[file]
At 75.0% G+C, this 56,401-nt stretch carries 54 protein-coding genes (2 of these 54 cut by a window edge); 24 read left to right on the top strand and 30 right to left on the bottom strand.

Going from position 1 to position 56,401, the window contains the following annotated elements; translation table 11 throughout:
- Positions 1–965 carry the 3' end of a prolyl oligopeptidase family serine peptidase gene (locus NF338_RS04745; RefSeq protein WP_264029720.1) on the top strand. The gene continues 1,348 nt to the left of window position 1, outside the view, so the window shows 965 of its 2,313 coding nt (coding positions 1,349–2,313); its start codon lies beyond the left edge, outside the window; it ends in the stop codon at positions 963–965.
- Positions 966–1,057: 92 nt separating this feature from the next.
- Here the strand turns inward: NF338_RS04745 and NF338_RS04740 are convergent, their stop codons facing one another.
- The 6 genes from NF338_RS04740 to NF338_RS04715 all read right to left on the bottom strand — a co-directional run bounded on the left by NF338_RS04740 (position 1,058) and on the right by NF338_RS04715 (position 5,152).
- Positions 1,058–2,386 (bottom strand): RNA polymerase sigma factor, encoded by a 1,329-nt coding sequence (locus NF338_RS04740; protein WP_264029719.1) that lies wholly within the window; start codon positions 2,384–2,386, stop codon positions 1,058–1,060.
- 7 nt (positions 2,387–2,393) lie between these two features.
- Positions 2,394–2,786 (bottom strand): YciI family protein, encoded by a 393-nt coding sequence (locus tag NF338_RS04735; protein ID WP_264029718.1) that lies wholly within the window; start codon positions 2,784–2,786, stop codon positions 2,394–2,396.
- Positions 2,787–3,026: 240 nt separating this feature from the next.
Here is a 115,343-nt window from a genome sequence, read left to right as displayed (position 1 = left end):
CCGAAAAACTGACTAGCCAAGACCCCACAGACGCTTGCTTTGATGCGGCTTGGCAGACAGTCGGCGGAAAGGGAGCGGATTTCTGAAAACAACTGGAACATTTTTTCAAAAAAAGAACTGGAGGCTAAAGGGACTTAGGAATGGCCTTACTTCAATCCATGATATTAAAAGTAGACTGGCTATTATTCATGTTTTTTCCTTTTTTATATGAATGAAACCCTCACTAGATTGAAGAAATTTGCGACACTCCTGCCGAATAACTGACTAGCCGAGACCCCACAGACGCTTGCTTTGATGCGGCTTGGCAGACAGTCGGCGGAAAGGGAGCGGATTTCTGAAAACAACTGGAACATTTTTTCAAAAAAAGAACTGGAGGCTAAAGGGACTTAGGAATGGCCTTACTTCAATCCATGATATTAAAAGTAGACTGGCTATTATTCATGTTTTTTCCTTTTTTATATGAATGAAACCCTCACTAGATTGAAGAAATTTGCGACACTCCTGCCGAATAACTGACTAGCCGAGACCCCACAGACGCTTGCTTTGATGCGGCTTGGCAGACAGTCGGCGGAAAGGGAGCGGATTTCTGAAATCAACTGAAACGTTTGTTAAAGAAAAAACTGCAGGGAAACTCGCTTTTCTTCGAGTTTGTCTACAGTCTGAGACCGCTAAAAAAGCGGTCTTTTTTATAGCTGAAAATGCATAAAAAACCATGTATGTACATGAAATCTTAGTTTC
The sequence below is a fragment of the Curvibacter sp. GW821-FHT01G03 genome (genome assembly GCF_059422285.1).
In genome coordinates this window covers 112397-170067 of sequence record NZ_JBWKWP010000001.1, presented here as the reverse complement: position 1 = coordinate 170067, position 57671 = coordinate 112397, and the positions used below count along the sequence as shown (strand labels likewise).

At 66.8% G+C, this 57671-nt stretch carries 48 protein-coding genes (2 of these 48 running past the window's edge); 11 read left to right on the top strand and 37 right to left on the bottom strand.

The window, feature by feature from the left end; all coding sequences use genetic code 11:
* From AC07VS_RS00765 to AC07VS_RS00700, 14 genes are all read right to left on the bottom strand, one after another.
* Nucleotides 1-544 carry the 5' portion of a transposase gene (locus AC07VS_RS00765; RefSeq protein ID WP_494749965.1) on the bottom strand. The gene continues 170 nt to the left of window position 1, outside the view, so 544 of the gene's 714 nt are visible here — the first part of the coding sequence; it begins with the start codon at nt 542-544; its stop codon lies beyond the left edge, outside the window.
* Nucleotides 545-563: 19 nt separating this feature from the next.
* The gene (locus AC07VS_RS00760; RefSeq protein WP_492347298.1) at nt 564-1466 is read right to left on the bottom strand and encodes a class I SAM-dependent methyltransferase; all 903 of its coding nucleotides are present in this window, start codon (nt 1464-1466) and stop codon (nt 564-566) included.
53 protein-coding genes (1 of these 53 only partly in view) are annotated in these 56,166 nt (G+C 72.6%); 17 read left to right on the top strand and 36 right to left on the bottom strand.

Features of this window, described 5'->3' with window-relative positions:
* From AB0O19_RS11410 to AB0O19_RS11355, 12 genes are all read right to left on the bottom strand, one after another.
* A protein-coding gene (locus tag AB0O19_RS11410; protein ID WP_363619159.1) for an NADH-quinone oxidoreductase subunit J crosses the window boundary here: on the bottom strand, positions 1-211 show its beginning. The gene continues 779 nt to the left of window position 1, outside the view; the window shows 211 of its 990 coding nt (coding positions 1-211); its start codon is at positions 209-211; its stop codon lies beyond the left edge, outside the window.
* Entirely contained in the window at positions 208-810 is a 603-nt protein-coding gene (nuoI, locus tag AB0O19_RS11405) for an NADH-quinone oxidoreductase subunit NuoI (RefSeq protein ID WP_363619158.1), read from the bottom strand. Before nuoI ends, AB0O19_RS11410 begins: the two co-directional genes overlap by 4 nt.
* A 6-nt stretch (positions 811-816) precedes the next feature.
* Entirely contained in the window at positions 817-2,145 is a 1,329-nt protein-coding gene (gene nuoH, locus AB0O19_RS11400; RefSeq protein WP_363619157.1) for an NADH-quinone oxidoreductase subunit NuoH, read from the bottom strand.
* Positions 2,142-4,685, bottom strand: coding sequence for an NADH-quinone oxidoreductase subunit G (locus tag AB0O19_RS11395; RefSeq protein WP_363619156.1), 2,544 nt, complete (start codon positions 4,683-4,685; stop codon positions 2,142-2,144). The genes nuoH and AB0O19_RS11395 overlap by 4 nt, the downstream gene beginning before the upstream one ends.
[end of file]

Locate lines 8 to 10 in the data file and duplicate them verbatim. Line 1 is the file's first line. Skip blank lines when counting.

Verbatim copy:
- 7 nt (positions 2,387–2,393) lie between these two features.
- Positions 2,394–2,786 (bottom strand): YciI family protein, encoded by a 393-nt coding sequence (locus tag NF338_RS04735; protein ID WP_264029718.1) that lies wholly within the window; start codon positions 2,784–2,786, stop codon positions 2,394–2,396.
- Positions 2,787–3,026: 240 nt separating this feature from the next.